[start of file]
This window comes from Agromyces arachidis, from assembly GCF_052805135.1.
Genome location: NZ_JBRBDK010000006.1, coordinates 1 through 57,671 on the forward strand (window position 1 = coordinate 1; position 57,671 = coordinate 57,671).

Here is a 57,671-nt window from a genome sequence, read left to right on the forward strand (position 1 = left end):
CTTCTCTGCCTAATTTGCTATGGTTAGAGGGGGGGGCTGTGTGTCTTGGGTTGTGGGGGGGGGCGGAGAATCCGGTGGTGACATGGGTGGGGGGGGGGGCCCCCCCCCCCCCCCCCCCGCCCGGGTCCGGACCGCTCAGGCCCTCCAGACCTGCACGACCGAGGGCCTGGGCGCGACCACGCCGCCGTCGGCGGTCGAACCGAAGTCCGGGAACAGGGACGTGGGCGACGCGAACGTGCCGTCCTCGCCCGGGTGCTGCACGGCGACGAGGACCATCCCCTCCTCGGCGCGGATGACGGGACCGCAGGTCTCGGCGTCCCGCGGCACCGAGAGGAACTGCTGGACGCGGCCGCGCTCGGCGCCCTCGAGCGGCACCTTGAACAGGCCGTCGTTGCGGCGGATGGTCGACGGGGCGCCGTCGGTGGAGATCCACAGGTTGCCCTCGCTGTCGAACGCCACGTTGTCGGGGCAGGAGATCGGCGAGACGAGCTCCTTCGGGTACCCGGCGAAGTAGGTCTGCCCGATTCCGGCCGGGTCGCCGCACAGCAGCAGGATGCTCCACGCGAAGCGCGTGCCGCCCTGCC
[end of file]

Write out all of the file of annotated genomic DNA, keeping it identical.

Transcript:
This window comes from Agromyces arachidis, from assembly GCF_052805135.1.
Genome location: NZ_JBRBDK010000006.1, coordinates 1 through 57,671 on the forward strand (window position 1 = coordinate 1; position 57,671 = coordinate 57,671).

Here is a 57,671-nt window from a genome sequence, read left to right on the forward strand (position 1 = left end):
CTTCTCTGCCTAATTTGCTATGGTTAGAGGGGGGGGCTGTGTGTCTTGGGTTGTGGGGGGGGGCGGAGAATCCGGTGGTGACATGGGTGGGGGGGGGGGCCCCCCCCCCCCCCCCCCCGCCCGGGTCCGGACCGCTCAGGCCCTCCAGACCTGCACGACCGAGGGCCTGGGCGCGACCACGCCGCCGTCGGCGGTCGAACCGAAGTCCGGGAACAGGGACGTGGGCGACGCGAACGTGCCGTCCTCGCCCGGGTGCTGCACGGCGACGAGGACCATCCCCTCCTCGGCGCGGATGACGGGACCGCAGGTCTCGGCGTCCCGCGGCACCGAGAGGAACTGCTGGACGCGGCCGCGCTCGGCGCCCTCGAGCGGCACCTTGAACAGGCCGTCGTTGCGGCGGATGGTCGACGGGGCGCCGTCGGTGGAGATCCACAGGTTGCCCTCGCTGTCGAACGCCACGTTGTCGGGGCAGGAGATCGGCGAGACGAGCTCCTTCGGGTACCCGGCGAAGTAGGTCTGCCCGATTCCGGCCGGGTCGCCGCACAGCAGCAGGATGCTCCACGCGAAGCGCGTGCCGCCCTGCC